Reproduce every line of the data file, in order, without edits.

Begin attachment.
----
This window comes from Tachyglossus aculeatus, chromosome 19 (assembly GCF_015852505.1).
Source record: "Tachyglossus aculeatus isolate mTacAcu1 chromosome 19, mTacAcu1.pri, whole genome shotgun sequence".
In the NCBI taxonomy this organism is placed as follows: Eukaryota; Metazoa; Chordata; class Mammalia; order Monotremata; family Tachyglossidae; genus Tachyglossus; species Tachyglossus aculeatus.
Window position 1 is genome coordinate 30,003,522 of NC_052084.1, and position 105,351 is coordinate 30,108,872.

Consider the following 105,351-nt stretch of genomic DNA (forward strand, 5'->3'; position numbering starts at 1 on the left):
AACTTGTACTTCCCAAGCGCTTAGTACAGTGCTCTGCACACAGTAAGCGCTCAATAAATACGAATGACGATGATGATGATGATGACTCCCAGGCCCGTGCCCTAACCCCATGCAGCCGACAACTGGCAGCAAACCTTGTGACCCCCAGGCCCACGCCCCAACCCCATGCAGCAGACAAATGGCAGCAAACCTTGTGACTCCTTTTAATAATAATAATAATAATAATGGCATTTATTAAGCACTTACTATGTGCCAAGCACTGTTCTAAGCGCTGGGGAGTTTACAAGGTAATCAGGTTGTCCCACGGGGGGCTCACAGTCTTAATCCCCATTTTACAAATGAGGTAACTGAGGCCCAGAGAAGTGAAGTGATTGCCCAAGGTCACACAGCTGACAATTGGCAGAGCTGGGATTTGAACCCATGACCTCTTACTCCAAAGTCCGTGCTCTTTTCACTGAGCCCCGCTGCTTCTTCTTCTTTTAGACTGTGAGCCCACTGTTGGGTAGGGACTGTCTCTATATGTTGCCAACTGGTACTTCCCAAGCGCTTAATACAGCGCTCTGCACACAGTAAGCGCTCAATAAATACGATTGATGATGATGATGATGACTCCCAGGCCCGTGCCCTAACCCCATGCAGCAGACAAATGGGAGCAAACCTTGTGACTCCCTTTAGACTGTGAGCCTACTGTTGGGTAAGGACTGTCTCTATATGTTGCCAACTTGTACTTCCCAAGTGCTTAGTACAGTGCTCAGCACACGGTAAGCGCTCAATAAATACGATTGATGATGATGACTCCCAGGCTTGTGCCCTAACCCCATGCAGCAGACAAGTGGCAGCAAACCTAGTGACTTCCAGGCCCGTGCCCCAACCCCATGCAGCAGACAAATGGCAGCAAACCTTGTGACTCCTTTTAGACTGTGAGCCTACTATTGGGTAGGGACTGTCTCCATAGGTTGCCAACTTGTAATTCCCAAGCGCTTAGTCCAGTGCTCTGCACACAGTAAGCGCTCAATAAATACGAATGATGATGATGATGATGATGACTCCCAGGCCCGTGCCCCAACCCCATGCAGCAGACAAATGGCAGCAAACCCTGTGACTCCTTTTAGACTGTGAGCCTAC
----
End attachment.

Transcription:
This window comes from Tachyglossus aculeatus, chromosome 19 (assembly GCF_015852505.1).
Source record: "Tachyglossus aculeatus isolate mTacAcu1 chromosome 19, mTacAcu1.pri, whole genome shotgun sequence".
In the NCBI taxonomy this organism is placed as follows: Eukaryota; Metazoa; Chordata; class Mammalia; order Monotremata; family Tachyglossidae; genus Tachyglossus; species Tachyglossus aculeatus.
Window position 1 is genome coordinate 30,003,522 of NC_052084.1, and position 105,351 is coordinate 30,108,872.

Consider the following 105,351-nt stretch of genomic DNA (forward strand, 5'->3'; position numbering starts at 1 on the left):
AACTTGTACTTCCCAAGCGCTTAGTACAGTGCTCTGCACACAGTAAGCGCTCAATAAATACGAATGACGATGATGATGATGATGACTCCCAGGCCCGTGCCCTAACCCCATGCAGCCGACAACTGGCAGCAAACCTTGTGACCCCCAGGCCCACGCCCCAACCCCATGCAGCAGACAAATGGCAGCAAACCTTGTGACTCCTTTTAATAATAATAATAATAATAATGGCATTTATTAAGCACTTACTATGTGCCAAGCACTGTTCTAAGCGCTGGGGAGTTTACAAGGTAATCAGGTTGTCCCACGGGGGGCTCACAGTCTTAATCCCCATTTTACAAATGAGGTAACTGAGGCCCAGAGAAGTGAAGTGATTGCCCAAGGTCACACAGCTGACAATTGGCAGAGCTGGGATTTGAACCCATGACCTCTTACTCCAAAGTCCGTGCTCTTTTCACTGAGCCCCGCTGCTTCTTCTTCTTTTAGACTGTGAGCCCACTGTTGGGTAGGGACTGTCTCTATATGTTGCCAACTGGTACTTCCCAAGCGCTTAATACAGCGCTCTGCACACAGTAAGCGCTCAATAAATACGATTGATGATGATGATGATGACTCCCAGGCCCGTGCCCTAACCCCATGCAGCAGACAAATGGGAGCAAACCTTGTGACTCCCTTTAGACTGTGAGCCTACTGTTGGGTAAGGACTGTCTCTATATGTTGCCAACTTGTACTTCCCAAGTGCTTAGTACAGTGCTCAGCACACGGTAAGCGCTCAATAAATACGATTGATGATGATGACTCCCAGGCTTGTGCCCTAACCCCATGCAGCAGACAAGTGGCAGCAAACCTAGTGACTTCCAGGCCCGTGCCCCAACCCCATGCAGCAGACAAATGGCAGCAAACCTTGTGACTCCTTTTAGACTGTGAGCCTACTATTGGGTAGGGACTGTCTCCATAGGTTGCCAACTTGTAATTCCCAAGCGCTTAGTCCAGTGCTCTGCACACAGTAAGCGCTCAATAAATACGAATGATGATGATGATGATGATGACTCCCAGGCCCGTGCCCCAACCCCATGCAGCAGACAAATGGCAGCAAACCCTGTGACTCCTTTTAGACTGTGAGCCTAC